Collective Bargaining for Women: How Unions Create Female-Friendly Jobs (with Viola Corradini & Lorenzo Lagos)
Abstract: Why aren’t workplaces better designed for women? We show that changing the priorities of those who set workplace policies creates female-friendly jobs. Starting in 2015, Brazil’s largest trade union made women central to its bargaining agenda. Neither establishments nor workers choose their union, permitting a difference-in-differences design to study causal effects. We find that “bargaining for women” increases female- centric amenities in collective bargaining agreements and in practice (more female managers, longer maternity leaves, higher job protection after maternity). These gains do not come at the expense of women or men’s wages or employment, or of firm profits (proxied by exit). They cause women to queue for jobs at treated establishments and quit them less, both revealed preference measures of firm value, but men do not quit more. Prioritizing women in collective bargaining thus lowers within-firm gender inequality through more efficient bargaining, adding amenities highly valued by women without removing those highly valued by men.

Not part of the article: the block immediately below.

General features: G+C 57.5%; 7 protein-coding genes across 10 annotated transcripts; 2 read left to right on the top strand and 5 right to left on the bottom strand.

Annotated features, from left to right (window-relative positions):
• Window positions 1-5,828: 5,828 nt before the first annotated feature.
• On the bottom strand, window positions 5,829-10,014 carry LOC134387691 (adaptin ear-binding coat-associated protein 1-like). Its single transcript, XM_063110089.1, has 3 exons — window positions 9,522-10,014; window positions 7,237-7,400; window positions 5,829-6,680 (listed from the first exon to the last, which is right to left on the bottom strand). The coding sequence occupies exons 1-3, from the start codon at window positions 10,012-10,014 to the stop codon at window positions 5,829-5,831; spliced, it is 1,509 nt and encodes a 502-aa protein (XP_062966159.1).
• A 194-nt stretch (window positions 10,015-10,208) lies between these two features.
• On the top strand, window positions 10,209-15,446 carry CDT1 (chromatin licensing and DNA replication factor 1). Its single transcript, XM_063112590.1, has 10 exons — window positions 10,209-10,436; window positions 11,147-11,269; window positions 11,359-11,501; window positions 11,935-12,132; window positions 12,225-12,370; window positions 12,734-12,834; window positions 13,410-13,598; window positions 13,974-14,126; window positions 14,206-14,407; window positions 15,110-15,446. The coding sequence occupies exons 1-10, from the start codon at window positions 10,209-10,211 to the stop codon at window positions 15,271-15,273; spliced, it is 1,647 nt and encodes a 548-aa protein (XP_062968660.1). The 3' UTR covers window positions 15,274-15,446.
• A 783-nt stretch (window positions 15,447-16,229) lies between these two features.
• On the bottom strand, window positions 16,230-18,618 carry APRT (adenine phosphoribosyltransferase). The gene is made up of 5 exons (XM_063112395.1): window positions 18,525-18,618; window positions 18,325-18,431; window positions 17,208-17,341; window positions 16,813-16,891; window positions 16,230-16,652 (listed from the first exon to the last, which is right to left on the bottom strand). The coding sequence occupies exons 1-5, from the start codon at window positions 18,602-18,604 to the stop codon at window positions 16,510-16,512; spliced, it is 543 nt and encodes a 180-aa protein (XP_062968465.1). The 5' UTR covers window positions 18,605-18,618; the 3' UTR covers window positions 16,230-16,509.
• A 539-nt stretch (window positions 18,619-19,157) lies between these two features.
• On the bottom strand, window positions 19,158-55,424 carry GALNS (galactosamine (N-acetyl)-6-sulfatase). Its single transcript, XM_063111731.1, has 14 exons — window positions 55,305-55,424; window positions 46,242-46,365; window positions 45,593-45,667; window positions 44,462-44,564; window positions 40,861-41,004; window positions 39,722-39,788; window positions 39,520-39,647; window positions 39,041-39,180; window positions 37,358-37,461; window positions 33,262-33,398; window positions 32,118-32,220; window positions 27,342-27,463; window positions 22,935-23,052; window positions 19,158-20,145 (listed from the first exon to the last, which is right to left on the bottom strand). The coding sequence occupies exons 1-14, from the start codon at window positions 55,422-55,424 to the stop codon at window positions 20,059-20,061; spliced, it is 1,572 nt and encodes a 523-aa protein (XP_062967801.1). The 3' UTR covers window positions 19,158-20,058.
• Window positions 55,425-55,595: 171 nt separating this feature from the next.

Long-Term Effects of the Targeting the Ultra Poor Program (with Abhijit Banerjee & Esther Duflo)
American Economic Review: Insights, December 2021
Abstract: This paper studies the long-run effects of a “big-push” program providing a large asset transfer to the poorest Indian households. In a randomized controlled trial that follows these households over 10 years, we find positive effects on consumption (0.6 SD), food security (0.1 SD), income (0.3 SD), and health (0.2 SD). These effects grow for the first seven years following the transfer and persist until year 10. One main channel for persistence is that treated households take better advantage of opportunities to diversify into more lucrative wage employment, especially through migration.
COVID-19 and Remote Work: An Early Look at US Data (with Erik Bynjolfsson, John Horton, Adam Ozimek, Daniel Rock & Hong-Yi TuYe) NBER version
The Promise and Challenges of Implementing ICT in Indian Agriculture (with Shawn Cole)
Prepared for the Indian Policy Forum, 2018, Vol. 14, pp 173-240. Publisher's Version.